5 easy steps to review your EOFY goals

Do you want to know how your business performed in the 2014-2015 financial year?

We’ve put together 5 easy steps to help you find out.

1. Quality

  • We all want to believe all our Clients are happy, but it’s good to take stock and find out their thoughts first hand. Create a feedback survey with questions about your product and services. If a survey is a new idea for your company, think about having one sent out periodically to get a better understanding of your clients satisfaction.
  • If you already have a method of receiving feedback from your clients, make sure you allocate someone from your team to act on the feedback and followup with the client if required. Following up communicates value to your client, it tells them their opinion matters and the time they invested was not wasted.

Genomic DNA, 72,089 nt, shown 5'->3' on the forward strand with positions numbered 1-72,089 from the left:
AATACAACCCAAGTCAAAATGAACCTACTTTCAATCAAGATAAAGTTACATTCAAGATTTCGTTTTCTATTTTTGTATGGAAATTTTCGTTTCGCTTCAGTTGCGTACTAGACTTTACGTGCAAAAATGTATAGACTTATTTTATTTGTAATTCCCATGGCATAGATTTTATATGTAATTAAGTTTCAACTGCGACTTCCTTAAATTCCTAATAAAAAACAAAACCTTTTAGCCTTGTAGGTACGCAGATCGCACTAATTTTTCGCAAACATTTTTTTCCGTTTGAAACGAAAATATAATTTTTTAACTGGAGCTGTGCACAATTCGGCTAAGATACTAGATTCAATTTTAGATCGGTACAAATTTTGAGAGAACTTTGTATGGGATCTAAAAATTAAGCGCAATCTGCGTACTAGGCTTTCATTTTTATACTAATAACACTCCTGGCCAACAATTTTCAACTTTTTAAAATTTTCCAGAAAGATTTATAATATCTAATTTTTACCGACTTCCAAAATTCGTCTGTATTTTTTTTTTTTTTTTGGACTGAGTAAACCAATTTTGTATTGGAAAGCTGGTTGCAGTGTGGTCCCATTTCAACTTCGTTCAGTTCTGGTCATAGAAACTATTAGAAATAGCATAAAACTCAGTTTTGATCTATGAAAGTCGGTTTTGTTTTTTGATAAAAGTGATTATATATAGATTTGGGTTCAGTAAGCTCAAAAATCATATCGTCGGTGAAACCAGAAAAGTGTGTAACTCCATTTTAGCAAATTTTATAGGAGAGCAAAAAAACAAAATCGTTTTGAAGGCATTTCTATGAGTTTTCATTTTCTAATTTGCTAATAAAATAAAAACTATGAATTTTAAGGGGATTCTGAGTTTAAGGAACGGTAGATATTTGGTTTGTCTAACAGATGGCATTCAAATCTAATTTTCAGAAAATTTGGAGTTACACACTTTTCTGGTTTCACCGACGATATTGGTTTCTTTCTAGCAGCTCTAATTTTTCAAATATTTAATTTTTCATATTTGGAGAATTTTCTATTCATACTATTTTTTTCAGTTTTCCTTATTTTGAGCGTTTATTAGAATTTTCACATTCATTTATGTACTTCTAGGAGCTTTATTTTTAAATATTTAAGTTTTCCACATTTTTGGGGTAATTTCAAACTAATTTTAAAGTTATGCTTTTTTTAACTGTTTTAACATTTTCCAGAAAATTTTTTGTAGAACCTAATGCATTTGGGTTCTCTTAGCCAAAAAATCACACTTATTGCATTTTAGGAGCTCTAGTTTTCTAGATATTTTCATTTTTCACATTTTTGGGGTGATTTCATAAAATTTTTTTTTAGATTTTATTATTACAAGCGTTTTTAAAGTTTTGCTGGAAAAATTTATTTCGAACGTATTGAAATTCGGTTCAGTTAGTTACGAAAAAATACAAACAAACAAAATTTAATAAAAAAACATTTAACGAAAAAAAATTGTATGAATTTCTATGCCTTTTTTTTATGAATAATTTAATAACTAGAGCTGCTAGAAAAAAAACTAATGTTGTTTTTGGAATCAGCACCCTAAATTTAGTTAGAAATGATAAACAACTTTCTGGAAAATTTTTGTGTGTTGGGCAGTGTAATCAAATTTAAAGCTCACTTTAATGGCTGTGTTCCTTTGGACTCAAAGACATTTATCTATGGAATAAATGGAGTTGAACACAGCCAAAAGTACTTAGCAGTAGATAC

• Are the business processes and work procedures for your operations up-to-date? If these haven’t yet been implemented, consider getting this important task done. Without knowing the mechanisms of your operations, it will be difficult to enforce conformance to the necessary internal standards.
  • If you already have this part down pat, the performance and feedback evaluation process of your operations is most likely already active. Take time out to check that your operational staff are measuring up to required performance benchmarks. It would also be beneficial to let them see how their contribution to the individual processes result to the big picture!

2. Speed

  • Do you have a standard response time or is it a case-by-case basis? If not, consider getting one that is simple for customers to understand and promote your response time in your marketing materials.
  • If you do have a response time statement, how do you measure it? Do you know which aspect of your delivery matters the most to your customers?  If you do, great job! Make sure you communicate how well your speed to delivery is to the rest of your audience.